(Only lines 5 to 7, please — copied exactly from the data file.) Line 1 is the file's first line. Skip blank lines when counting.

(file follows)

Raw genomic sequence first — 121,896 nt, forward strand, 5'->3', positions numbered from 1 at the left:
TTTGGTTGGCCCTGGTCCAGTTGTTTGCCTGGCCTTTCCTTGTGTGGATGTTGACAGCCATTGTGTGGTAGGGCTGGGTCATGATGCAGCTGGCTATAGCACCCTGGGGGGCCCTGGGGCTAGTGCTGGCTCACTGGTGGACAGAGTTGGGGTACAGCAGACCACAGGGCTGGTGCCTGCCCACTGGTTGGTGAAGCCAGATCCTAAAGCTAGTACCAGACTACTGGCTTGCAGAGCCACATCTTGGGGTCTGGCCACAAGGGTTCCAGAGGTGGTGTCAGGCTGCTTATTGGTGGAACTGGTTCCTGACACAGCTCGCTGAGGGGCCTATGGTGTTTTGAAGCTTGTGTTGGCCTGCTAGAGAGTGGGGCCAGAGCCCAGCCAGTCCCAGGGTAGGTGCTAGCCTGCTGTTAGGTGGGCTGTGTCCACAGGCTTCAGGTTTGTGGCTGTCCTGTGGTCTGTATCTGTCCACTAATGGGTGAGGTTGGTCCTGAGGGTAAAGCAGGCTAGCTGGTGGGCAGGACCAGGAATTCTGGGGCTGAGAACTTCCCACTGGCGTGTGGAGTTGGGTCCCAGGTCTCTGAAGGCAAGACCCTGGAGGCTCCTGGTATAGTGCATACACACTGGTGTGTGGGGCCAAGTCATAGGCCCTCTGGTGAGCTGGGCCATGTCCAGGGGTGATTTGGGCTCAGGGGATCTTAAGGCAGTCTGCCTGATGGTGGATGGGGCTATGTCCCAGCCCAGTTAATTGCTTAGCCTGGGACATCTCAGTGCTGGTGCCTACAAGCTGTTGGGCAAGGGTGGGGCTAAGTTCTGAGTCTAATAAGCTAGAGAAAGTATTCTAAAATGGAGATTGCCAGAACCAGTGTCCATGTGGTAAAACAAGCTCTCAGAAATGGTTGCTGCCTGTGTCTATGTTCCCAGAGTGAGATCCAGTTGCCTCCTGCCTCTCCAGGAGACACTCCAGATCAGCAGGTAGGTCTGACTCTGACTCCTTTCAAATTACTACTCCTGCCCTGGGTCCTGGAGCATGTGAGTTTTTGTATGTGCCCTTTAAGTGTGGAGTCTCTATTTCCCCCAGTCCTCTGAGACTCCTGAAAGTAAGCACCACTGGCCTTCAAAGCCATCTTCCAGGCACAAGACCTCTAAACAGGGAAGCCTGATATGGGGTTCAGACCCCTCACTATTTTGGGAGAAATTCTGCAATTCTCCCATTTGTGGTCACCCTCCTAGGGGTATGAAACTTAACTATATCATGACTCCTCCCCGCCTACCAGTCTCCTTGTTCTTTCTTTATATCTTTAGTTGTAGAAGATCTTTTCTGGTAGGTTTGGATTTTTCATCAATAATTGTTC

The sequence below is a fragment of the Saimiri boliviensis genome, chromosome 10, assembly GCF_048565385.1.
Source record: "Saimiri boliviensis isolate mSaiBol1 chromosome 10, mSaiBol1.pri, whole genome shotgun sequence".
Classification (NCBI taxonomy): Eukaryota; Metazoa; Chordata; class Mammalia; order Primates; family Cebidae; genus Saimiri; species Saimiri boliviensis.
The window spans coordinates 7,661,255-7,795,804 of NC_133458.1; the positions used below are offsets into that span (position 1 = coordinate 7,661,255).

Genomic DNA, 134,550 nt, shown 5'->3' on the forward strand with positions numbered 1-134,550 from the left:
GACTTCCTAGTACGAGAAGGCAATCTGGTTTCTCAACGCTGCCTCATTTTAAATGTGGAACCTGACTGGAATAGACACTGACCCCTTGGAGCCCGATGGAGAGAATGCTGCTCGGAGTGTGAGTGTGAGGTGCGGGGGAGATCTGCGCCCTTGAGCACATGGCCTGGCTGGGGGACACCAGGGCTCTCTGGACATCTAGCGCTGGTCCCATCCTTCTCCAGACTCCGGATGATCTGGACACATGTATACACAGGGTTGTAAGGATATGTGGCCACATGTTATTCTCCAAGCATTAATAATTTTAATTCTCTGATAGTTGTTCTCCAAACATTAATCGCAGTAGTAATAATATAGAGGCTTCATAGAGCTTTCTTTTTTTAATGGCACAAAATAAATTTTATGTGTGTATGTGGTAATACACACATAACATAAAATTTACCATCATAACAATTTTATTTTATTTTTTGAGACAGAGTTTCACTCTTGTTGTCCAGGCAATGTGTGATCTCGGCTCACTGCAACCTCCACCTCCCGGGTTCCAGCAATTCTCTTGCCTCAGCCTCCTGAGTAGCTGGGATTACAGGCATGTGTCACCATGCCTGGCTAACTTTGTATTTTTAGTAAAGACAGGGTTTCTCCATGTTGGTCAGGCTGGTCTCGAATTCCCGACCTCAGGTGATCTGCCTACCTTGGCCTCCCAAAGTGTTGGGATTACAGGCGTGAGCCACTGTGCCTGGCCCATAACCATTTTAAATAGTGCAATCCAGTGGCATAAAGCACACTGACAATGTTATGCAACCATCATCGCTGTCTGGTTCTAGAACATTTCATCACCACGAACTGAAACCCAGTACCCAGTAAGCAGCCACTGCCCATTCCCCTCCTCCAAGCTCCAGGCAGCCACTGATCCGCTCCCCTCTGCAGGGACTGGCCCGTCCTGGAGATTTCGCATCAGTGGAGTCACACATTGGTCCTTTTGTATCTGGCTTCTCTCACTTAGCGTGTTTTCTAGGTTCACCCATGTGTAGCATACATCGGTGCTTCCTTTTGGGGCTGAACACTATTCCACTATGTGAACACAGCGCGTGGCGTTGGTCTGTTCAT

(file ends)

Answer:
Classification (NCBI taxonomy): Eukaryota; Metazoa; Chordata; class Mammalia; order Primates; family Cebidae; genus Saimiri; species Saimiri boliviensis.
The window spans coordinates 7,661,255-7,795,804 of NC_133458.1; the positions used below are offsets into that span (position 1 = coordinate 7,661,255).

Genomic DNA, 134,550 nt, shown 5'->3' on the forward strand with positions numbered 1-134,550 from the left: